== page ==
“Life is a bowl of cherries. Some cherries are rotten while others are good; it’s your job to throw out the rotten ones and forget about them while you enjoy eating the ones that are good! There are two kinds of people: those who choose to throw out the good cherries and wallow in all the rotten ones, and those who choose to throw out all the rotten ones and savor all the good ones.”
― C. JoyBell C.
He was lying like a log in the middle of a trench full of wet human waste. Several people were standing beside him talking in whispers.
Out of curiosity, I approached the spot where the man lay motionless. As I got closer, the stench became stronger and I felt a strong urge to throw up.
I did not want to embarrass myself, so I stopped to regain my composure. After a while, I got used to the smell of the burst sewer running through the small trench, and got closer enough to see the figure in the trench.
He was a man of middle age. He was dressed in a torn jacket that had lost its original color from age and dirt. It was a good guess if you say the jacket had never seen water, other than rain or such sewer water as it was in now. Inside the jacket, there was nothing.
No vest, no shirt, nothing on except that semblance of a jacket. Below that, I had to squint to see what it was he was wearing as a trouser.
Most part of his lower torso was naked. But he was wearing something that tried to cover a bit of his thighs, breaking off at the knee and appearing again just above the ankles. In short, the man was barely clothed.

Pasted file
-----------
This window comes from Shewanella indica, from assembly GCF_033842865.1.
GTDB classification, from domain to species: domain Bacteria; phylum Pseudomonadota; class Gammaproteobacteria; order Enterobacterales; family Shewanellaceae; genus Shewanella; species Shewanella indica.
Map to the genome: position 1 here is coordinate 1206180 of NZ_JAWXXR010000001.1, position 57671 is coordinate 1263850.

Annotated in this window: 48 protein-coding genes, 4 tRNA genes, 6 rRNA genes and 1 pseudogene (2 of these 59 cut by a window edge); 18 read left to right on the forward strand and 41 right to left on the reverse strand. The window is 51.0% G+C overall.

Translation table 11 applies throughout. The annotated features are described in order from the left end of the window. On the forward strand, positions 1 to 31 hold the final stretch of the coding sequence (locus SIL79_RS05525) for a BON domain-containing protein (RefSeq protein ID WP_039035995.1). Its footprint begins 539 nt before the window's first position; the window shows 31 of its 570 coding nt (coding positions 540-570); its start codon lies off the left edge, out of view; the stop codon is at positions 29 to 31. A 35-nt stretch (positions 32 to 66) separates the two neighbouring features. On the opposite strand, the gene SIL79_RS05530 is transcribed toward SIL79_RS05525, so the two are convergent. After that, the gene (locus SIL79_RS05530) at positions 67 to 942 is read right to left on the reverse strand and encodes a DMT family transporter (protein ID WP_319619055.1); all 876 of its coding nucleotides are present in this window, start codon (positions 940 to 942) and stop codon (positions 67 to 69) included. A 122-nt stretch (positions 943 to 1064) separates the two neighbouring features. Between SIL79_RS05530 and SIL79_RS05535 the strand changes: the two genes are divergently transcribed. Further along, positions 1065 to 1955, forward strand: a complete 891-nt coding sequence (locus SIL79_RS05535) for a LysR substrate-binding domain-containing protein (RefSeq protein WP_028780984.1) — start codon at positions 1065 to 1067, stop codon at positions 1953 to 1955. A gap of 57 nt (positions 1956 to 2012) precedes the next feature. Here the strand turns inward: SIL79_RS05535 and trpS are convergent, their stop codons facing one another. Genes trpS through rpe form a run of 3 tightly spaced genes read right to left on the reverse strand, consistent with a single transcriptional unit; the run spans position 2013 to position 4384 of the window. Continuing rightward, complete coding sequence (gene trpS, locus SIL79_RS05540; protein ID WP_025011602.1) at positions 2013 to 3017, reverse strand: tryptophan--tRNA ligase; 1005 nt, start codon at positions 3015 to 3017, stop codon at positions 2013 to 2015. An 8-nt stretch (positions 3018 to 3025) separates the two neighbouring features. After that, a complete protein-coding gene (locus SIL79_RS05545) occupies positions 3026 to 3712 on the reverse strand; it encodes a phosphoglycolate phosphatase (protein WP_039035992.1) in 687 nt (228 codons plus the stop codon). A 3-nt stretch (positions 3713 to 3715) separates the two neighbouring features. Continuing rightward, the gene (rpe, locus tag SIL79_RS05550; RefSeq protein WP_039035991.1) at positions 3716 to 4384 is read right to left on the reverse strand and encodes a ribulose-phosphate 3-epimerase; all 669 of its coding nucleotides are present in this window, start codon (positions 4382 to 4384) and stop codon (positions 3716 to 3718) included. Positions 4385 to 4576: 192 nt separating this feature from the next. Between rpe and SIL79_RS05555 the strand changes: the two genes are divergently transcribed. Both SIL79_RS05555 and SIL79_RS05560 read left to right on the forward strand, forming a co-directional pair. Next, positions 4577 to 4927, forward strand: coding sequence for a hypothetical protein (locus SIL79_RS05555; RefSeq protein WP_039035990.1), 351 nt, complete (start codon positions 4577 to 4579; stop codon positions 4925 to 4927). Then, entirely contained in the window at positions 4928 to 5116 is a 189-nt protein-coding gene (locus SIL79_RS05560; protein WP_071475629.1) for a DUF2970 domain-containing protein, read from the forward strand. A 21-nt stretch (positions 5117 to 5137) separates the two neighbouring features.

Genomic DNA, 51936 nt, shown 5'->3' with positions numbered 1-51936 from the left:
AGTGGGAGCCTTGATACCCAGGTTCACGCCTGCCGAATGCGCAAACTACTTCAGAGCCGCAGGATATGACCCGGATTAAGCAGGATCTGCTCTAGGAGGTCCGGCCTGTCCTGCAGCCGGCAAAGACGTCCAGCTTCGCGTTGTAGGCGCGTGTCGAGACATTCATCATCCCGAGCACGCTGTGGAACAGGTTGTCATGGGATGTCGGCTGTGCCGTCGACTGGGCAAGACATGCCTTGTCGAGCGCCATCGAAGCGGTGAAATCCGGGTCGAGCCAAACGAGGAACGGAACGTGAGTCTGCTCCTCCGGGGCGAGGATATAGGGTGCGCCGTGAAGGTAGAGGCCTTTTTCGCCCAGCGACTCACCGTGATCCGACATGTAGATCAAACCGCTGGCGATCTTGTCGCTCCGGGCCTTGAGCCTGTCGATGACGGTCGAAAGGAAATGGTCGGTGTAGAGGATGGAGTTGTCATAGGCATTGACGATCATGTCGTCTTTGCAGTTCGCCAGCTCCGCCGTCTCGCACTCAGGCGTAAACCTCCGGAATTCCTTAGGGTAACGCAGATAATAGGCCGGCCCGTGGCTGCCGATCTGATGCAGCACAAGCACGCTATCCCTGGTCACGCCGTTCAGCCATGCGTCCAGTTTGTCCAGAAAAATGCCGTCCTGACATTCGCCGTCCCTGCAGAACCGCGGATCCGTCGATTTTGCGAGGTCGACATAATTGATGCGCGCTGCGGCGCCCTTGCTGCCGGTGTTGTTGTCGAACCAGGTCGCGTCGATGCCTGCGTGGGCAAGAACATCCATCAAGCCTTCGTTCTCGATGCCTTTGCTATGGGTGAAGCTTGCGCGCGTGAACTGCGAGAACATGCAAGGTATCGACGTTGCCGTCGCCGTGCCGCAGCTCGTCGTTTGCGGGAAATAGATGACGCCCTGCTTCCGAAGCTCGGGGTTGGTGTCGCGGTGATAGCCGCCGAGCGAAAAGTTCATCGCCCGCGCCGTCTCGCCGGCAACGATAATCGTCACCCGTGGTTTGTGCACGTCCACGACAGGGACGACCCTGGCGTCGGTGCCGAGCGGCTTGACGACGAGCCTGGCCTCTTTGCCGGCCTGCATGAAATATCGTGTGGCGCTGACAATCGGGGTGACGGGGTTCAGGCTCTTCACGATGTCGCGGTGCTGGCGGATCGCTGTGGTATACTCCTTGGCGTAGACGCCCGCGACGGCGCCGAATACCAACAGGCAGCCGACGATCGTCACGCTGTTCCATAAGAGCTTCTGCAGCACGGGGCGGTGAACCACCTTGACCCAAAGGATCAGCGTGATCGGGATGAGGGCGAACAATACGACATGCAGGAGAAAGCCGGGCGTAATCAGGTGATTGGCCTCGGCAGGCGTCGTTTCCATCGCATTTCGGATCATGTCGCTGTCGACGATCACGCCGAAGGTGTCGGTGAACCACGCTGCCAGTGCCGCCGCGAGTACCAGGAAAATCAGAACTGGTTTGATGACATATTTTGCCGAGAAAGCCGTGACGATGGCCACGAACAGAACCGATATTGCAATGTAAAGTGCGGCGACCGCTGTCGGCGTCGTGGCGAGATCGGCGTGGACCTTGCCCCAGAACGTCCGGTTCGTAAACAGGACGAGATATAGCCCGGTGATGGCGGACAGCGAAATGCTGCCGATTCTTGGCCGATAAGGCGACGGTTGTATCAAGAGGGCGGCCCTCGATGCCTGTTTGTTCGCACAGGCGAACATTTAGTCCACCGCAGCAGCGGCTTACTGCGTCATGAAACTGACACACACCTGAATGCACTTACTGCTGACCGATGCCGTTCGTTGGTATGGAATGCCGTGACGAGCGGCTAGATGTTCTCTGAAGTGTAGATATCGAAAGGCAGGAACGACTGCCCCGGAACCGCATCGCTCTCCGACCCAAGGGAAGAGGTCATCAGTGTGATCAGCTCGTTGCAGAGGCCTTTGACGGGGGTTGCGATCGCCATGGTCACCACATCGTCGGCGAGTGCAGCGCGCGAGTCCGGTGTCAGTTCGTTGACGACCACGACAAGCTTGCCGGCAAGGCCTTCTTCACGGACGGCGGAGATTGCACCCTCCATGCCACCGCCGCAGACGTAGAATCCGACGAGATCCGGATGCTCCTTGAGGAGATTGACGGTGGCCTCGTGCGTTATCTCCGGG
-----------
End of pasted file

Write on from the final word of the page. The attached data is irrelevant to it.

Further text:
I stood there with the rest of the people without talking. They were wary of my presence but did not seem to worry too much about what we were all looking at. I could sense some sort of “déjà vu” among the congregation. This was not an unusual sight in the lives of these slum dwellers. I probably elicited more interest that the man in the trench. They knew him. I was a stranger.
Someone stepped into the smelly sewage drainage trench and lifted the man’s hand. He felt the pulse on his wrist and nodded to his friends on the roadside, to indicate the man was alive.
Some of the people watching the second man in the trench smiled at him. I thought they were congratulating him for braving the stench to save their neighbour. I was wrong. He was merely communicating in a language only understood by the slum dwellers. He seemed to have asked a question by simply looking at them, and the smile was an answer.
The second man lifted the face of the man in the ditch using the collar of the torn jacket. He gave him a slap on one cheek, turned him over and gave him another louder slap on the other cheek. He was trying to revive his neighbor from a drunken stupor, and he was failing miserably.
He let go the collar and the body went splash back into the smelly mess. One by one, the people who had gathered around the drunk left for their homes, leaving me alone, still staring at the stillness of a figure of a once upon a time, a man. Although he was not dead yet, he was not far from it.
It was evident to me that the people had lost hope for the man a long time ago. He had chosen a path for himself without coercion, and he was living his life the way he wanted to. His neighbours knew his demise would not affect much of their lives. He would just become another statistic, and life in the slum would continue as if nothing happened.
All this was happening right at the doorstep of an administration police camp. Out of sympathy, I approached one of the police officers within the camp, who was watching the scene from the safety of his house.
“What can we do about this man?” I asked
“Did you send him to drink? Did you give him the money? Was he forced to drink the alcohol?” he asked in succession.
“No I did not,” I answered.
“Neither did I. let the dead bury their dead,” the policeman answered in a strict finality and closed his door.